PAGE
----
IRP study of tea drinkers in the UK suggests health benefits for black tea
A prospective study of half a million tea drinkers in the United Kingdom has shown that higher tea intake was associated with a modestly lowered risk of death. The study, led by researchers at the National Cancer Institute, part of the National Institutes of Health, is a large and comprehensive analysis of the potential mortality benefits of drinking black tea, which is the most common type of tea consumed in the U.K.
Past studies finding a modest association between higher tea intake and lower risk of death have mainly focused on Asian populations, who commonly drink green tea. Studies on black tea have yielded mixed results.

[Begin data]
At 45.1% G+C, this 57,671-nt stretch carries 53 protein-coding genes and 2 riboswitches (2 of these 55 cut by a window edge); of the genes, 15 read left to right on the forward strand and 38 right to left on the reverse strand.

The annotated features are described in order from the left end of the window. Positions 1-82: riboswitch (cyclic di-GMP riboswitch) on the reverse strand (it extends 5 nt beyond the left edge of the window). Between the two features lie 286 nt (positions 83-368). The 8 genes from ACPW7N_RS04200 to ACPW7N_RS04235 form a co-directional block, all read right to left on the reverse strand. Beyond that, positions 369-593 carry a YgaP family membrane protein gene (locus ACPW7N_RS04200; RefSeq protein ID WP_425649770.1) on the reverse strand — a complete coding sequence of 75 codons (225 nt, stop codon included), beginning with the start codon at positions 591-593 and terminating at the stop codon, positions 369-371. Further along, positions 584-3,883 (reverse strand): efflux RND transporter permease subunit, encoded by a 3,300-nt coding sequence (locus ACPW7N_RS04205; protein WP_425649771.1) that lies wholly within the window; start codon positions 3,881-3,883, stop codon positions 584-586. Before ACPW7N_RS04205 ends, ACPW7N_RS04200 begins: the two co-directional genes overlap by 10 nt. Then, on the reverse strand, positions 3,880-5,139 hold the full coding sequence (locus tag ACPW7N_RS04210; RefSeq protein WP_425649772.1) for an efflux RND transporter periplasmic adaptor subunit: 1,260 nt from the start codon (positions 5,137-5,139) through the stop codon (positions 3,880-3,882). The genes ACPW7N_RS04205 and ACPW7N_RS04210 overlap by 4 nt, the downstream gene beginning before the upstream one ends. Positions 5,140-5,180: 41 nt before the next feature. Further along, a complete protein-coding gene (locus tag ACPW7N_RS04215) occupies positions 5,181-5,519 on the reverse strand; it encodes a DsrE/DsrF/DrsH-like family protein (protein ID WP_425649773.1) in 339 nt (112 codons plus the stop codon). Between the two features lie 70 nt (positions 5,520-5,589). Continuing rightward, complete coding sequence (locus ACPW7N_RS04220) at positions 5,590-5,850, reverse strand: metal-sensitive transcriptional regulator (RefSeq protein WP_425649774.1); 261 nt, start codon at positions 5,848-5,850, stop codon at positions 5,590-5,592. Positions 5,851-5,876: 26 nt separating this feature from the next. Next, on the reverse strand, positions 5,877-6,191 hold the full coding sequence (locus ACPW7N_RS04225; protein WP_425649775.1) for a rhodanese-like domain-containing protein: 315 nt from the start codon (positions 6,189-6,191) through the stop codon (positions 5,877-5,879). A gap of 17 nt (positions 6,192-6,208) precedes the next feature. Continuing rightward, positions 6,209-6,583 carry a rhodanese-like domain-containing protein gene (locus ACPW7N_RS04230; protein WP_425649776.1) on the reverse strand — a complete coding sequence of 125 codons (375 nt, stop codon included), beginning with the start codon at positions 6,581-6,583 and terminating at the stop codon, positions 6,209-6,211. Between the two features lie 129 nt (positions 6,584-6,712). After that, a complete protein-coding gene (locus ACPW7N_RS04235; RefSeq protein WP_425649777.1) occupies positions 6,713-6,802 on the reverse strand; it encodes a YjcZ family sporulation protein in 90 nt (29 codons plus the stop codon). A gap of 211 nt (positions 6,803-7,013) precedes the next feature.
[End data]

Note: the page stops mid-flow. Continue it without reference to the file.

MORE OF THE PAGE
In the new study, the researchers found that people who consumed two or more cups of tea per day had a 9% to 13% lower risk of death from any cause than people who did not drink tea. Higher tea consumption was also associated with a lower risk of death from cardiovascular disease, ischemic heart disease, and stroke. The association was seen regardless of preferred tea temperature, the addition of milk or sugar, and genetic variations affecting the rate at which people metabolize caffeine.
This page was last updated on Monday, September 19, 2022